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Malaria outbreak hits Mashonaland West

by Staff reporter
16 Apr 2020 at 07:13hrs | Views
There has been an outbreak of malaria across the northern half of Mashonaland West, with one clinic in Kariba district recording more than 15 confirmed cases on a single day.

The outbreak has been reported at clinics in Hurungwe, Kariba and Makonde districts.

At least 11 clinics in Kariba district have reported cases as rainfall patterns over the season now ending create conditions for breeding of the mosquitoes that carry the parasite in stagnant pools.

In Kariba district, the most affected areas include Msampakaruma, Kanyati, Gatche Gatche and Nyamhunga township in Kariba town. Kasvisva clinic recorded more than 15 cases in one day last week.

Mashonaland West provincial medical director, Dr Wenceslaus Nyamayaro confirmed the outbreak, which besides the typical dangers patients will become more vulnerable if exposed to Covid-19. Kariba district medical officer, Dr Godfrey Muza said human behaviour such as fishing and living in temporary shelter exposed people to being bitten by mosquitoes.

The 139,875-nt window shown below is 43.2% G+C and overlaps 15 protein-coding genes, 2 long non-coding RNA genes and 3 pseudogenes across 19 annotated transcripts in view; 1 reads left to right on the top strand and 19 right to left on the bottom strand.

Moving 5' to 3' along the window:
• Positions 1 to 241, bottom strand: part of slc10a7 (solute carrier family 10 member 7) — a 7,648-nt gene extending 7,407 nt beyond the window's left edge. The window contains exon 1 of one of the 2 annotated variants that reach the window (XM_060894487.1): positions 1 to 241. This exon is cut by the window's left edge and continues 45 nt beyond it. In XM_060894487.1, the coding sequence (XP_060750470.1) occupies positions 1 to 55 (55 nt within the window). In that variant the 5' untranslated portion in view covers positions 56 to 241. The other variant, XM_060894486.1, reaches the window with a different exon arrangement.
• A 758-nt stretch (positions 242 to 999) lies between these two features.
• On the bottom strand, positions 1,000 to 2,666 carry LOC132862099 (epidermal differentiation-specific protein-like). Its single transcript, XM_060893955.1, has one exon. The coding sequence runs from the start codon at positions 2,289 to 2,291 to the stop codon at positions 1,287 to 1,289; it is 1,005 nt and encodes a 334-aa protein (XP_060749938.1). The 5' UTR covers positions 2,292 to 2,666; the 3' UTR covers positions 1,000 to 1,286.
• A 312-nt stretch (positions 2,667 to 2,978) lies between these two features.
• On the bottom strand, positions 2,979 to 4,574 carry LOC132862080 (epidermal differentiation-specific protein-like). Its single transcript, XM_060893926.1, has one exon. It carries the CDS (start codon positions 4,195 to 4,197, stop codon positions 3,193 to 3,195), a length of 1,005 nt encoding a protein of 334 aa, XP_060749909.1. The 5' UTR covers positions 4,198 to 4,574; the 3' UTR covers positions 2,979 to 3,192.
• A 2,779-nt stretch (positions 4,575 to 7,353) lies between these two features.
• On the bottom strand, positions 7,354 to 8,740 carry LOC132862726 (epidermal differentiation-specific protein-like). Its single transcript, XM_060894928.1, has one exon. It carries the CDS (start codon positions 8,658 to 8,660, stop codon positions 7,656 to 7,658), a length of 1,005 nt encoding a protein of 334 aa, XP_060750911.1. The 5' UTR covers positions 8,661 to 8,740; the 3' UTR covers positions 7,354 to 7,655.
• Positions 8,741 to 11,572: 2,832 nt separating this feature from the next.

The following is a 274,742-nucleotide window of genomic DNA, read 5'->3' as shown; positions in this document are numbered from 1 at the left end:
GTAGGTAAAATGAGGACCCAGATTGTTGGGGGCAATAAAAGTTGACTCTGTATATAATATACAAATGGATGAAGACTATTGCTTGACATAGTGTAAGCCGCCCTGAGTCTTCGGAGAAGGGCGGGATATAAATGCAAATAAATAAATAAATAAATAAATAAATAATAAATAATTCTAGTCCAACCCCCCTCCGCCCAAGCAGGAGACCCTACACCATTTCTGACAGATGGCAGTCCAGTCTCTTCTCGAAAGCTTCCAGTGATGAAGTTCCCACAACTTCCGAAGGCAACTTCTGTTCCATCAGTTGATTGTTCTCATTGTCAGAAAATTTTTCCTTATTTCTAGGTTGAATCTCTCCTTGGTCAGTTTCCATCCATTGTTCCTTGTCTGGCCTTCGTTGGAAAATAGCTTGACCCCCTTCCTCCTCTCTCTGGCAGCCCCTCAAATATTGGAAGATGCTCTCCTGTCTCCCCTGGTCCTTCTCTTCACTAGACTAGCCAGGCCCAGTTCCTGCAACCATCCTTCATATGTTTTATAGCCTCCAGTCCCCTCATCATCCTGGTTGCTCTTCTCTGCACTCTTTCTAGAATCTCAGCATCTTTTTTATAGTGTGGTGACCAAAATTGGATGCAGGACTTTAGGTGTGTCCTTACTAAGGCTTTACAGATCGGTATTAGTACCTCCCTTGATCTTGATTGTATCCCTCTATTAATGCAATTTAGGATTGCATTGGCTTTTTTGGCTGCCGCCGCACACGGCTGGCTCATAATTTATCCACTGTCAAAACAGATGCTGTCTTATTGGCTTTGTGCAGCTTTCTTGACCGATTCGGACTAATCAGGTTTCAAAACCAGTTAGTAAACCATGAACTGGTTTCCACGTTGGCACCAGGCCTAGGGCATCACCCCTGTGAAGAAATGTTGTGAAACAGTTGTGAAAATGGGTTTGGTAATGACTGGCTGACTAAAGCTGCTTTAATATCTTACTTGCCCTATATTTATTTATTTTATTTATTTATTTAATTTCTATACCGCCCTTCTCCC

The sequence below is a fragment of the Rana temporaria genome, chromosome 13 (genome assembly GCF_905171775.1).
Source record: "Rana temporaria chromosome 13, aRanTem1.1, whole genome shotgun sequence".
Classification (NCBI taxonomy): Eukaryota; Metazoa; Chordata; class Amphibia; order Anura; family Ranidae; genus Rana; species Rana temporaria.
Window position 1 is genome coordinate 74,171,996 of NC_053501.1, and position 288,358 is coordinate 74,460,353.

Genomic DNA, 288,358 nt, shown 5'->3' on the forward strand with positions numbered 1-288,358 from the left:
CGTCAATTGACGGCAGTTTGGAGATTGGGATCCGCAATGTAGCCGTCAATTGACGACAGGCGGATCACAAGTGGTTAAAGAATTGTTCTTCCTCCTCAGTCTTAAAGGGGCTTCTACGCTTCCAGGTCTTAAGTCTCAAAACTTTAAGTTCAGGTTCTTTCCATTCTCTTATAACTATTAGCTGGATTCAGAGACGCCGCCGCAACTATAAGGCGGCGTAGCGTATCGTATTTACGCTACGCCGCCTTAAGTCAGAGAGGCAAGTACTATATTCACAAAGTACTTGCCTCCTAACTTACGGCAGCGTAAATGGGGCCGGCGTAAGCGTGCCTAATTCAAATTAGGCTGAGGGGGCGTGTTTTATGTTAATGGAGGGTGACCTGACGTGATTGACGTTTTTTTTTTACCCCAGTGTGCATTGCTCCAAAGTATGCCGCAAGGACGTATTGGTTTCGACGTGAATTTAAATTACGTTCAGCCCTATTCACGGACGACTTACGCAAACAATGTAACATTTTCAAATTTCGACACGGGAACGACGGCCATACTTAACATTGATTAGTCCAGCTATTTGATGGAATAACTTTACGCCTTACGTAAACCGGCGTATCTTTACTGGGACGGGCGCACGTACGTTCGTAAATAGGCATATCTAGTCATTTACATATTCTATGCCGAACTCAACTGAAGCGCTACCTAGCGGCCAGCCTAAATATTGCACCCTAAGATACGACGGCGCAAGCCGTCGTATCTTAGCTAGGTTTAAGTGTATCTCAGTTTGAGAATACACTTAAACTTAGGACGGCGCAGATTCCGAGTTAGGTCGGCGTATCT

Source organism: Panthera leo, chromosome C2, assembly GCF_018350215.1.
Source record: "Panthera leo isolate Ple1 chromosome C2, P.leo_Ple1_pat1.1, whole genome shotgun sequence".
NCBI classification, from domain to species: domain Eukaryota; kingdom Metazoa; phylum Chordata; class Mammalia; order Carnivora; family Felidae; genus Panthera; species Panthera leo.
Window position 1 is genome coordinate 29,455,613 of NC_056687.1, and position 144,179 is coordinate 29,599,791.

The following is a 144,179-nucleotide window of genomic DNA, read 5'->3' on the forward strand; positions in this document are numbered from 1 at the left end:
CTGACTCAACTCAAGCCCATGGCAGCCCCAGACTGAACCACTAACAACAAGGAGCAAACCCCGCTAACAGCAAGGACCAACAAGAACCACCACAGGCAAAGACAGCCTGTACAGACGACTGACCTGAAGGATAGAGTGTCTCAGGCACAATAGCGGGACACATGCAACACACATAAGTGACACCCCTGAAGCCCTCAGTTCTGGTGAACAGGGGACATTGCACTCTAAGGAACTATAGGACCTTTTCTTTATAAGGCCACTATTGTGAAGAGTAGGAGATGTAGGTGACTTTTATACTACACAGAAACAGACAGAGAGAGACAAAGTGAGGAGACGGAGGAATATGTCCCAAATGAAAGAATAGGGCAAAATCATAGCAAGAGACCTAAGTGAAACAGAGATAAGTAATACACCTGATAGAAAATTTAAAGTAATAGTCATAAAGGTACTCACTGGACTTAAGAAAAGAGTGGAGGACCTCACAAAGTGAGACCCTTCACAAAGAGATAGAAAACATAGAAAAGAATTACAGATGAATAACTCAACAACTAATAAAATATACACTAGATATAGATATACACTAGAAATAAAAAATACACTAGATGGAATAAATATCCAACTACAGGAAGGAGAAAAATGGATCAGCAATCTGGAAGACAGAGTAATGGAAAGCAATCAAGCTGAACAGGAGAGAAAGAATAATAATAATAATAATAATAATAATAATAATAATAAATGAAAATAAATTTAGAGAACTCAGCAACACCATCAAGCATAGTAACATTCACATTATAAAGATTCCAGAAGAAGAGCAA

"Altered rainfall pattern have resulted in the formation of some pools of stagnant water near residential areas, which are now mosquito breeding sites. We have noted that occupational activities including night time fishing and staying in temporary shelters in their fields, which are not sprayed during our annual indoor residual spraying program exposes them to malaria," said Dr Muza.

People in areas such as Mola and Negande migrate to their fields during the cropping season leaving their homes, which would have been sprayed for the year. With fishing being one of the major industries in Kariba district, most men in fishing camps venture into Lake Kariba during the night exposing themselves to mosquito bites.

Nyamhunga township in Kariba was not sprayed but nets treated with long lasting insecticide were distributed to every household.

Dr Muza said resources had been mobilised to intensify community case management of malaria by village and community health workers.

Most cases can be treated at community and village level, so clinics are not overwhelmed. Environmental health officers have been dispatched to scout for potential breeding sites through vector identification and mapping, larvae source control and resistance monitoring. Sensitisation campaigns have also intensified.

Source - the herald

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